By G. Campbell Morgan
In the true sermon there must always be passion. Our Lord's testimony concerning John, His forerunner, was this: "He was a burning and a shining light" (John 5:35). It is one thing to shine; it is quite another to burn as well.
Half the sermons today--may I be forgiven if I am cruel--are failing because they lack the note of passion.
There is a tale told of that great English actor, Macready. An eminent preacher once said to him: "I wish you would explain something to me.
"What is it? I don't know if I can explain anything to a preacher."
"What is the reason for the difference between you and me? You are appearing before crowds night after night with fiction, and the crowds come wherever you go. I am preaching the essential and unchangeable truth, and I am not getting any crowd at all."
Macready's answer was this: "That is quite simple. I can tell you the difference between us. I present the fiction as though it were fact; you present the fact as though it were fiction."
I leave that story right at this point. Of course the question comes, whether a man can preach these things without passion if they are truth to him. I don't know; I must not sit in judgment on other men. But our theme as preachers of the Word has to do with the glory of life--with the tragedy of sin, and its remedy; I cannot see how anyone can really handle these things until he is handled by them.
A man was formerly said to "handle his text." If he handles his text he cannot preach at all. But when his text handles him, when it grips and masters and possesses him, and in experience he is responsive to the thing he is declaring, having conviction of the supremacy of truth and experience of the power of truth, I think that must create passion.
I am not arguing for mere excitement. Painted fire never burns, and an imitated enthusiasm is the most empty thing that can possibly exist in a preacher. Given the preacher with a message from the whole Bible, seeing its bearing on life at any point, I cannot personally understand that man not being swept sometimes right out of himself by the fire and the force and the fervor of his work.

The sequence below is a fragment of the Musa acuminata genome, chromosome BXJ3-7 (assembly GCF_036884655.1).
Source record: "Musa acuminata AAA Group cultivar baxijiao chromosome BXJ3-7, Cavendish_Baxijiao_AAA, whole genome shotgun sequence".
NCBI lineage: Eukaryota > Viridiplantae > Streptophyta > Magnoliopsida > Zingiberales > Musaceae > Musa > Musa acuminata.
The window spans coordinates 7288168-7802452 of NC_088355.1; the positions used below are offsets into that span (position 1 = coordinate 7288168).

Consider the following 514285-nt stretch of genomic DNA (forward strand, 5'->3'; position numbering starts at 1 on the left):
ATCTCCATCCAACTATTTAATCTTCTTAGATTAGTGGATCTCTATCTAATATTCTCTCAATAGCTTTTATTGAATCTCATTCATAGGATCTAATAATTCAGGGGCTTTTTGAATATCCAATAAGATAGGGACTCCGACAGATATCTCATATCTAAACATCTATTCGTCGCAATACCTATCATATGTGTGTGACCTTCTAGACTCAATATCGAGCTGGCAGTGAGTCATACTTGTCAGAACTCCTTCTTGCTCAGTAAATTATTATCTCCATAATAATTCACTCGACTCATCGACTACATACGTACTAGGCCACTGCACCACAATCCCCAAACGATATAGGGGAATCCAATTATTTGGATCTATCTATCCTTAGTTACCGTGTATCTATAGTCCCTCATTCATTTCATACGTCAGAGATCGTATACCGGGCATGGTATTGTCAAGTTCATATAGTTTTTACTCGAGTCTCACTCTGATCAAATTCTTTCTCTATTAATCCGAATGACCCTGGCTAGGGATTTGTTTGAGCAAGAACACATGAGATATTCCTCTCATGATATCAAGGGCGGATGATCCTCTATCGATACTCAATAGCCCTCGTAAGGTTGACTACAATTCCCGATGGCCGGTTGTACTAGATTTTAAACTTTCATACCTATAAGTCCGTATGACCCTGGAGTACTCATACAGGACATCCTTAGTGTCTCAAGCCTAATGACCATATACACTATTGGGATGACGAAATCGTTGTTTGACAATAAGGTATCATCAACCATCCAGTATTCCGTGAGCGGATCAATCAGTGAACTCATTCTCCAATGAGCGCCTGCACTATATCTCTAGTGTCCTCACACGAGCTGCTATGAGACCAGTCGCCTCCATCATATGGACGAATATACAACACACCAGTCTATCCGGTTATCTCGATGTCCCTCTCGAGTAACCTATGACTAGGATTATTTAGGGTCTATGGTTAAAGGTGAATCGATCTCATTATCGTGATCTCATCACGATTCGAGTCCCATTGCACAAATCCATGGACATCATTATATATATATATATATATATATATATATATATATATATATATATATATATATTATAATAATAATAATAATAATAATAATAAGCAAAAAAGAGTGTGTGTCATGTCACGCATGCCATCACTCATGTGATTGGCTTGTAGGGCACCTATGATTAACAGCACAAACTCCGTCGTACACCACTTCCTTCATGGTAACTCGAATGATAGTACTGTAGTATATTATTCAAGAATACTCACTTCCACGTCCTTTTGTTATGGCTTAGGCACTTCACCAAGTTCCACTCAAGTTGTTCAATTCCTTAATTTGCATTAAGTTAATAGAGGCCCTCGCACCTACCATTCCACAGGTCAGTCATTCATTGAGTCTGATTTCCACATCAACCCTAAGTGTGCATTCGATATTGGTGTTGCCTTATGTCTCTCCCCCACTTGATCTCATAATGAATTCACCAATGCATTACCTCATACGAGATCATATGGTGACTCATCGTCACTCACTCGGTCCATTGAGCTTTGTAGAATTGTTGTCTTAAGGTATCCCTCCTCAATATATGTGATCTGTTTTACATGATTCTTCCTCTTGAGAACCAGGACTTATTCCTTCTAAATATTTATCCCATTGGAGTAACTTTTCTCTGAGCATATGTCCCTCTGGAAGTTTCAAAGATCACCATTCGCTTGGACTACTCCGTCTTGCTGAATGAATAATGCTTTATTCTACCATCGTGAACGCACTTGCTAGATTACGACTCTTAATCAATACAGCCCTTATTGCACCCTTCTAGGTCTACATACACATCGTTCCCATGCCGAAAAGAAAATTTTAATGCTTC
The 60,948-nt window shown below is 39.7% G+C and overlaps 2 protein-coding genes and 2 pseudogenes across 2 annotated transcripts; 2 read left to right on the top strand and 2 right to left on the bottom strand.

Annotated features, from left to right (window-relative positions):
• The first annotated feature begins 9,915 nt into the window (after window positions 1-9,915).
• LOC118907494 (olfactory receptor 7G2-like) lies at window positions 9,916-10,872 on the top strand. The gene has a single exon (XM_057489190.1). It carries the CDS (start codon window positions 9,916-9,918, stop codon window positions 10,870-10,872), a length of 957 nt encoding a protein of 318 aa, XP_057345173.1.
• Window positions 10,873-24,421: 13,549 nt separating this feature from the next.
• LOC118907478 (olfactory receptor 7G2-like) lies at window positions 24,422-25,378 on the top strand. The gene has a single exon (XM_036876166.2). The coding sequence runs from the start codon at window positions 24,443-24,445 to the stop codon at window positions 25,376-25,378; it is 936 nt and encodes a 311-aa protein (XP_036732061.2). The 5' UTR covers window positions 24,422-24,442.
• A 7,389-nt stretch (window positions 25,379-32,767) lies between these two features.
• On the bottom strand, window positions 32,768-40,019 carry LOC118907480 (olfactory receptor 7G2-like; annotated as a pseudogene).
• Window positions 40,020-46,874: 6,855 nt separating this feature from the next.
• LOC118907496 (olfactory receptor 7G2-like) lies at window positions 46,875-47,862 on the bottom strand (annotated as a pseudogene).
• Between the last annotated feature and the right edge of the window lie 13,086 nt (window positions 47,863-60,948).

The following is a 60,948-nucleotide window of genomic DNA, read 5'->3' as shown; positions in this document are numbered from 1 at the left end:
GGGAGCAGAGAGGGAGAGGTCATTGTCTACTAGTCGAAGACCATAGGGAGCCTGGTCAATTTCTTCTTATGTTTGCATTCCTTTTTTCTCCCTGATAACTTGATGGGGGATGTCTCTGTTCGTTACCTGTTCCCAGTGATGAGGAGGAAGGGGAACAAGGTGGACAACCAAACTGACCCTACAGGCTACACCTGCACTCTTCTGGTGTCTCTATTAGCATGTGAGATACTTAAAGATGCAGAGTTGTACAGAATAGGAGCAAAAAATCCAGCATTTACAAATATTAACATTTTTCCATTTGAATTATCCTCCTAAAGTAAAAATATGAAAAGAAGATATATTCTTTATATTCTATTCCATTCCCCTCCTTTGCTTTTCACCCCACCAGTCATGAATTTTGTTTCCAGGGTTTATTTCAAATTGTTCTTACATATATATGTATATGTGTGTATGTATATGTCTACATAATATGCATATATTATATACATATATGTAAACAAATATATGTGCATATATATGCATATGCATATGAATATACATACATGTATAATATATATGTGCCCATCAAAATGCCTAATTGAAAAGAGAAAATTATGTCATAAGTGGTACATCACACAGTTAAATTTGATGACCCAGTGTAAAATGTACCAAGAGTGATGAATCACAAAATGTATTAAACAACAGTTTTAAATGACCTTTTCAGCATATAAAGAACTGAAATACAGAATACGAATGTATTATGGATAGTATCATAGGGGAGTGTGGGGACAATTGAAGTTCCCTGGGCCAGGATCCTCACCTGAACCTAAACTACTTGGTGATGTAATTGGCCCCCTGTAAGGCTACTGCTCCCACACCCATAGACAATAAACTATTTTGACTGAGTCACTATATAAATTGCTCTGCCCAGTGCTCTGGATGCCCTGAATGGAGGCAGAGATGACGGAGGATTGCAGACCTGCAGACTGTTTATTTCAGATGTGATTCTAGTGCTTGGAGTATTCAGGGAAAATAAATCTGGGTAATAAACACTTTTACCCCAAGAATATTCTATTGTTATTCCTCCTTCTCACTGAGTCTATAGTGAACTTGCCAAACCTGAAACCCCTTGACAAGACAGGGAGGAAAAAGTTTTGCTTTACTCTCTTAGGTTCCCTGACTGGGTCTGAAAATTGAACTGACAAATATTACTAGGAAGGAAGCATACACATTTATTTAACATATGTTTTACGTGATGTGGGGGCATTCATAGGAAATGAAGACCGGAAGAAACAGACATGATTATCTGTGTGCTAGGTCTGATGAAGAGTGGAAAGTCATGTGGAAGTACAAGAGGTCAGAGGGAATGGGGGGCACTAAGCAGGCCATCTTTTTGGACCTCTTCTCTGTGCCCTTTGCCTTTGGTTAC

Citadel of the Will
The preacher should never address a crowd without remembering his ultimate citadel is the citadel of the human will. He may travel along the line of emotions, but he is after the will. He may approach along the line of intellect, but he is after the will. When preaching becomes merely discussion in the realm of the intellect, or--forgive my use of the word--fooling in the realm of the emotions, and when preaching ends in the intellectual or emotional, it fails. It is successful only when it is able to storm the will, under the will of God.
The preacher comes with good news; but he does not come with something to be trifled with. His message has an insistent demand, because he comes on behalf of a King.
The Price of Passion
During the great Welsh Revival, it is said, a certain minister was marvelously successful in his preaching. He had but one sermon, but under it hundreds of men were saved. Far away from where he lived in a lonely valley, news of this wonderful success reached a brother preacher. Forthwith he became anxious to find out the secret of his success. At length, reaching the humble cottage where the good man lived, he said, "Brother, where did you get that sermon?"
He was taken into a poorly furnished room and pointed to a spot where the carpet was worn shabby and bare, near a window that looked out toward the mountains. The minister said, "Brother, that's where I got that sermon. My heart was heavy for men. One evening I knelt there and cried for power to preach as I had never preached before.
"The hours passed until the midnight struck, and the stars looked down on the sleeping valley and silent hills; but the answer came not. So I prayed until at length I saw a faint gray shoot up in the east. Presently it became silver, and I watched and prayed until the silver became purple and gold, and on all the mountain crests blazed the altar fires of the new day; and then the sermon came, and the power came.
"I lay down and slept, and arose and preached, and scores fell down before the fire of God. That is where I got that sermon."